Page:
I want to thank everyone for the excellent discussion. I'm very glad I asked. Erik, thank for the images.
I myself am not hung up at this point on the film vs. digital "look" question, I do agree they are different, and you'll definitely get certain looks, particularly if you go for a grainy image, with film you won't match as easily with digital. Since I shoot mostly landscapes it is detail I am most interested in, so based upon your input, I'll probably mess a bit more with my v700 scanner to see if film holder adjustments help in any way. It may be my sharpening settings in PS could also use some fine tuning. I have to admit though, I can post process a lot of digital images a lot faster than scanning, cleaning and post processing from film, even when I'm very careful about pre-cleaning to eliminate as much dust from my film, my work area and my scanner as possible. One thing I do hate abou the V700 is the glass is not readily removable. Even in a clean no-smoking house, mine picks up a cloudy film pretty quickly and its a pain to take the unit apart to clean the inside of the glass, thus part of the reason I'm interested in input on the Hasselblad or other scanners. But, I do worry about making too much more investment in film based work, as the population of film products continues to decline (assuming you don't count the eastern european films that are becoming available).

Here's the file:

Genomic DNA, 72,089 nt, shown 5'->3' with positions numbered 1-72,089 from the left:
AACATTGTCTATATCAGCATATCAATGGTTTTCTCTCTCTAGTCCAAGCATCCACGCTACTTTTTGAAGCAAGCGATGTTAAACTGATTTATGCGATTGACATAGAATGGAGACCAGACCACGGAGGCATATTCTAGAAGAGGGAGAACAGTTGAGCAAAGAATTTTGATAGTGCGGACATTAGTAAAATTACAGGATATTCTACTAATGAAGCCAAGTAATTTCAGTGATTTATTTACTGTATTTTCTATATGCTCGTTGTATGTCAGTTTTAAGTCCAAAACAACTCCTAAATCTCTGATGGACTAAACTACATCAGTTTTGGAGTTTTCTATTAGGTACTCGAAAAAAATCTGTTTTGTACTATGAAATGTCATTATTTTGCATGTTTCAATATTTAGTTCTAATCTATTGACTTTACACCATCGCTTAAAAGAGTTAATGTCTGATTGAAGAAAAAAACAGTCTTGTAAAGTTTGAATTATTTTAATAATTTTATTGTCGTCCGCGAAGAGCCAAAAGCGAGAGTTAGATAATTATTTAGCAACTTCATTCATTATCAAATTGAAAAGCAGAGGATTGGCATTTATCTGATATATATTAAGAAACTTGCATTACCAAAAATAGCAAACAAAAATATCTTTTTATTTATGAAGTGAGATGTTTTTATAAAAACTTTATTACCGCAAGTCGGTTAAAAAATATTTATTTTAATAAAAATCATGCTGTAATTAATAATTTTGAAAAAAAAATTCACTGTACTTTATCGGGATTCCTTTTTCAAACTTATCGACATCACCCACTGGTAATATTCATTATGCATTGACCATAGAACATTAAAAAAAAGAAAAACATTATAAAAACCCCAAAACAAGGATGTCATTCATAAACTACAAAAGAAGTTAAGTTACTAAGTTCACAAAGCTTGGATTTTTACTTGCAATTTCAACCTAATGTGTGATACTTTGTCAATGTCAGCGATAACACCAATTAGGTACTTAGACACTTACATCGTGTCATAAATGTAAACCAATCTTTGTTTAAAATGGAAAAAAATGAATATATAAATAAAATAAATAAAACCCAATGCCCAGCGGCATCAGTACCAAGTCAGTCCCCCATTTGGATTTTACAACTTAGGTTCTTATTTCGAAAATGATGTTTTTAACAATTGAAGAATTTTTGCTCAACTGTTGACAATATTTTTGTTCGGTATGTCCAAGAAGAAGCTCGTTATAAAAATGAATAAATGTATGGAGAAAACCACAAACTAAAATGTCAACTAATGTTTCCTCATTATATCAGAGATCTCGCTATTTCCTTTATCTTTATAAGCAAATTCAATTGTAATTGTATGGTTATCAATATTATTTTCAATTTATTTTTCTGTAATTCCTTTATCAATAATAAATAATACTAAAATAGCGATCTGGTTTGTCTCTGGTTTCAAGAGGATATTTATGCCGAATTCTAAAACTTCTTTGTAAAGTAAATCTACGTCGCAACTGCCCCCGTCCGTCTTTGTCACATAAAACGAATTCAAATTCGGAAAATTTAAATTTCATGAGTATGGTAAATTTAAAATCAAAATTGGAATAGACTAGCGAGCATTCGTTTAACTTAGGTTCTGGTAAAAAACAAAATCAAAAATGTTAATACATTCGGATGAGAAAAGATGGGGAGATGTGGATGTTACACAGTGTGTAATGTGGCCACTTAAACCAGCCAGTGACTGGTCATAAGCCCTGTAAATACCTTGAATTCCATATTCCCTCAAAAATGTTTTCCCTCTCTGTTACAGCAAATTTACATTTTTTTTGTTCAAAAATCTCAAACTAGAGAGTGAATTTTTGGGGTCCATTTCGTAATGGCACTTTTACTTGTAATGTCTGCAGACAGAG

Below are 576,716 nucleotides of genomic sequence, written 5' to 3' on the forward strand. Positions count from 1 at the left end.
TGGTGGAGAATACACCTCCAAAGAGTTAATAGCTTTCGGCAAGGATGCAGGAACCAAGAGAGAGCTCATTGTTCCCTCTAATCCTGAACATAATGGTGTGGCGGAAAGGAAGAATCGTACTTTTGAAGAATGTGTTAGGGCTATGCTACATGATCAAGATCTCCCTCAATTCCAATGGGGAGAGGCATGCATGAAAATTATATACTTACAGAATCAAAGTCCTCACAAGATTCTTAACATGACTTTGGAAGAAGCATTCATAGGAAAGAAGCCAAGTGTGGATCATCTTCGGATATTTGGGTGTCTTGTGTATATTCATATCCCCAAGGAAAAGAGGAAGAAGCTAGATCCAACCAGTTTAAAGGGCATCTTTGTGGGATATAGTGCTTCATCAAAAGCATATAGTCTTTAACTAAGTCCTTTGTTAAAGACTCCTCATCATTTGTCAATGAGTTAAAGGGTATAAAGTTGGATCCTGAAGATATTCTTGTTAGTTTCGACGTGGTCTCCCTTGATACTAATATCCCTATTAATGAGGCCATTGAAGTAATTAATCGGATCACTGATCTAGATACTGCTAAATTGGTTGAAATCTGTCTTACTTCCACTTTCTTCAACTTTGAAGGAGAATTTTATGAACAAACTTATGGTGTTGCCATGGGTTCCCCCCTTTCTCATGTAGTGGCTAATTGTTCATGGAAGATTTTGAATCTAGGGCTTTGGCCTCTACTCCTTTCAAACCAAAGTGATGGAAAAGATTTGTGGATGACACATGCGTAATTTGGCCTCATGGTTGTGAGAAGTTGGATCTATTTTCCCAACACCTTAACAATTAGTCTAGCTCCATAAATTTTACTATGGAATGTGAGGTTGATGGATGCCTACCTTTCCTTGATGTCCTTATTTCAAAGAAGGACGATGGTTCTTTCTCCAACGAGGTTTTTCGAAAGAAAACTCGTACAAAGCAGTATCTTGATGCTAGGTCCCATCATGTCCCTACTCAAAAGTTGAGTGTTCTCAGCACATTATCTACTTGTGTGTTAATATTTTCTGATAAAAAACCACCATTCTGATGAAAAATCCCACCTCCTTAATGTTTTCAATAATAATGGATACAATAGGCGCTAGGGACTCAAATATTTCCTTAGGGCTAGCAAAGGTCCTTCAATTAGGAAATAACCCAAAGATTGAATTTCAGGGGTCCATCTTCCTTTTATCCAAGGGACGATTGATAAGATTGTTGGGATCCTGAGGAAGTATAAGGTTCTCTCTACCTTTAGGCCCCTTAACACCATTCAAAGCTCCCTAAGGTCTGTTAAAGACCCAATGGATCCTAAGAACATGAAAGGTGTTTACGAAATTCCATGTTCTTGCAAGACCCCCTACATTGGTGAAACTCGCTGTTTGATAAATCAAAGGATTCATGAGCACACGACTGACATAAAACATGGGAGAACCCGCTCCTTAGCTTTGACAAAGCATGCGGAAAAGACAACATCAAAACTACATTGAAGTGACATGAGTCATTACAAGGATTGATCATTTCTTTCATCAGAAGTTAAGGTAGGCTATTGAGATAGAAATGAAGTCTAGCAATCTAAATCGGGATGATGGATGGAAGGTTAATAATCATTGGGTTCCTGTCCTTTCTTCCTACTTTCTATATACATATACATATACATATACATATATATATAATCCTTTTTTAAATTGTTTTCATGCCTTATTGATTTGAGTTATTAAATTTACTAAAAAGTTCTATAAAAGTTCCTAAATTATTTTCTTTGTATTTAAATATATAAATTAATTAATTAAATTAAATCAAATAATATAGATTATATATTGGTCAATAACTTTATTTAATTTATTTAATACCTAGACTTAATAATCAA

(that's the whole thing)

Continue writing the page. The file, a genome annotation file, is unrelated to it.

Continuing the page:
Someone raised the question regarding why I was straying away from DSLR's. I have a d90 and I'm happy with the camera, its some of the Nikon lenses I'm not so thrilled with. Most of my primes are probably 10-20 years old, and the 50 and the 28mm are two I really hate -- their images always look soft to me, compared to the sharpness and 3-d like quality I can easily extract from a Mamiya 645 AF or a Hassy (all tripod mounted). Hassy's (V series) though, hate the desert south west. Fine dust is always jamming up the gear mechanism on the film backs. Just too open of a design, the same reason I'm very hesitant to consider a Leaf Aptus back. Newer Nikon zooms are big step up in sharpness, but you sacrifice aperture and distortion. I'm much happier with the results of MF primes, though I agree that some 35mm primes (like Leica, Zeiss) will have resolution values higher than their MF cousins.
The image, if I've posted this right, is about the limit of what I've managed to get from scanning 6x7 (note this is ress'ed down to 1024 pxls wide at 72 ppi).